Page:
This afternoon my partner Patrick and I took a walk on the beach. We noticed a few people looking at us and smiling as they moved past. Searching for the source of their amusement, I saw that Patrick was wearing a t-shirt with the large words: 'Namaste New Nepal'! I remembered that I was given the t- shirt a few years ago when I visited Nepal with Search for Common Ground. Memories flooded back to me.
I remembered the incredible feeling one day when, after a long climb through woods and hills, we reached a summit to be greeted by a circle of about 30 youth from several neighboring villages. The youth lived in Salyan district, which was held by Maoist rebels during the 10 year Nepalese Civil War that killed over 13,000 people. When a peace accord was finally reached in 2006, Search for Common Ground trained the youth to be leaders in reconciling their wounded communities. Some of the young people had walked for miles to meet us. These youngsters were helping transform conflict and mistrust in their communities into shared goals for a better future for all. They wanted to share their stories and the powerful effect of their learnings.
I'll never forget the story of two girls in particular, no more than 15 years old. Pushpa was a Dalit, an untouchable, and Susheela was a Brahmin, the priest and artisan caste. In their communities, this meant absolutely no mixing together. No speaking. No touching. It was taboo. But, through their work with Search for Common Ground, they had grown to know each other and become close. Their friendship challenged long-held traditions and changed attitudes in their families and communities. Their courage overcame barriers. They hugged. We cried.
These girls not only conquered stereotypes of caste but taught their communities how to move forward after war. During their Search for Common Ground training, Susheela's brother was on his death bed, having been badly wounded by Maoists. But she knew that peace required accepting the rebels back into society. She explained,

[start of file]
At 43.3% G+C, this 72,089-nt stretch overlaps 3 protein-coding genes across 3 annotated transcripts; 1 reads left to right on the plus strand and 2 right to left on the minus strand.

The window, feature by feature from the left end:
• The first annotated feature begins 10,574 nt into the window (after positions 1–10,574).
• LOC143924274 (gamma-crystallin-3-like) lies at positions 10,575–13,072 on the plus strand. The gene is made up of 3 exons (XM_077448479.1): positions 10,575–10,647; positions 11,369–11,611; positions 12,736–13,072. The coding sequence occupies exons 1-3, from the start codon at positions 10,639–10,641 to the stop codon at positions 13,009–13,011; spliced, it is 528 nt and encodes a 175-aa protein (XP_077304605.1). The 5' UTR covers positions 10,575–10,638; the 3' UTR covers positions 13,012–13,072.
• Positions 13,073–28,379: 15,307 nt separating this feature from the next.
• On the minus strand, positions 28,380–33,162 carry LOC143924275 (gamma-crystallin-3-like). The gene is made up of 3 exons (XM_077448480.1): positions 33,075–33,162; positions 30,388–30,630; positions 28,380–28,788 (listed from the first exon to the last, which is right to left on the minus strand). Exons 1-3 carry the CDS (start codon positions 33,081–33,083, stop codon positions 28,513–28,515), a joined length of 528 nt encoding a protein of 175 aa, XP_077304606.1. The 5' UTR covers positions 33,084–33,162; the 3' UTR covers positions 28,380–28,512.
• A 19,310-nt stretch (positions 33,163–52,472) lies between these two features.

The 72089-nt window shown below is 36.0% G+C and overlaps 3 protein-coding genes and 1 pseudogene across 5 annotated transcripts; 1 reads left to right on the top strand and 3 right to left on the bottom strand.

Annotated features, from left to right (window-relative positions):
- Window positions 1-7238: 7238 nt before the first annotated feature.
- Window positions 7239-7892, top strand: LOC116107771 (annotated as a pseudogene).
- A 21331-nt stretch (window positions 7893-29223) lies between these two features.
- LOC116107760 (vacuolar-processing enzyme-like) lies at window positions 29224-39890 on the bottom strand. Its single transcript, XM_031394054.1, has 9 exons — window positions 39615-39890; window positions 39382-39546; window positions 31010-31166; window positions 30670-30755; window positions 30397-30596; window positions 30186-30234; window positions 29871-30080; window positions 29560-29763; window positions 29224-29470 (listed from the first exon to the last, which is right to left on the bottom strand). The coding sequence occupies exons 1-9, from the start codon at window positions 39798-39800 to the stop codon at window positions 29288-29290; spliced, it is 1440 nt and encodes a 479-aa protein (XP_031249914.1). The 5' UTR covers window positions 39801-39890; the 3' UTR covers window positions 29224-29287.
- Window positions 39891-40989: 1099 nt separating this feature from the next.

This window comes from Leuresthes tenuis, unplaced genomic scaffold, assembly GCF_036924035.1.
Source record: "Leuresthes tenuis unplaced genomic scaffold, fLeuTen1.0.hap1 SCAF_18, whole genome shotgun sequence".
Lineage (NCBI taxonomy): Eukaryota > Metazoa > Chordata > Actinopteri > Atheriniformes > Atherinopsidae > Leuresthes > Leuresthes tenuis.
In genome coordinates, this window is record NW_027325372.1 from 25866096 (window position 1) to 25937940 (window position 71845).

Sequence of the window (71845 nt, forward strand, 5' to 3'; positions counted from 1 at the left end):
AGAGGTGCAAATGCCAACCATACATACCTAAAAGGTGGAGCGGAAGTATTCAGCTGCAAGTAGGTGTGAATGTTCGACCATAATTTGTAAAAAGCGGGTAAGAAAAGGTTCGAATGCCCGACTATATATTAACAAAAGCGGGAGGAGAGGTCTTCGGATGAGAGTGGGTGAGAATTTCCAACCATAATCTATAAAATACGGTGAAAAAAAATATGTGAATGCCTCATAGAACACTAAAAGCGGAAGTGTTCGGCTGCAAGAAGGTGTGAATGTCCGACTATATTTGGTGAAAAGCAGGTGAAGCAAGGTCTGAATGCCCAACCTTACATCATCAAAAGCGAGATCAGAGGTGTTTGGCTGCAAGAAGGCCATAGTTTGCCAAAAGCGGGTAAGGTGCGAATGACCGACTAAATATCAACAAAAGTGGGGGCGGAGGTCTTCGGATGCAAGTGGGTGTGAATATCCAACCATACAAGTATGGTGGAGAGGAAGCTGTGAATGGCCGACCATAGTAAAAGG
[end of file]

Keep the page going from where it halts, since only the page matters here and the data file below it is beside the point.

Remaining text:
"If you focus only on the bad that someone has done, you will never see the good they could do."
These girls' example may seem like such a small act in a big world. But it is as well to remember that it is often small acts and tiny changes that eventually develop into transformation. Over the years that I have supported Search for Common Ground's peacebuilding efforts, I've seen countless examples of how such initiatives, targeted at changing the daily interactions between individuals, initiate huge shifts to resolve differences between groups and across nations.
Engaging youth, the future of our planet, in making these shifts is a forward looking and highly leveraged approach. These young Nepalis were leading their communities to achieve peaceful solutions together after a decade of war. The enthusiasm and courage in their eyes gave me hope for the future of humanity.
Though now away from Nepal, I am reminded in my daily life how important it is to understand one another. I'm not talking about agreeing with one another, but about being willing to make the effort to hear another's story and understand another's point of view. Though difficult, we must learn to acknowledge the varying circumstances that underlie and lead to another's different to our own behaviour and way of life.
Conflict is with us everyday and in every walk of life. Seeing conflict as an opportunity to understand deeper, to grow further, and to arrive at peaceful and mutually acceptable solutions is what makes for richer lives. In this way, we can change the wide world one "small" act of understanding at a time.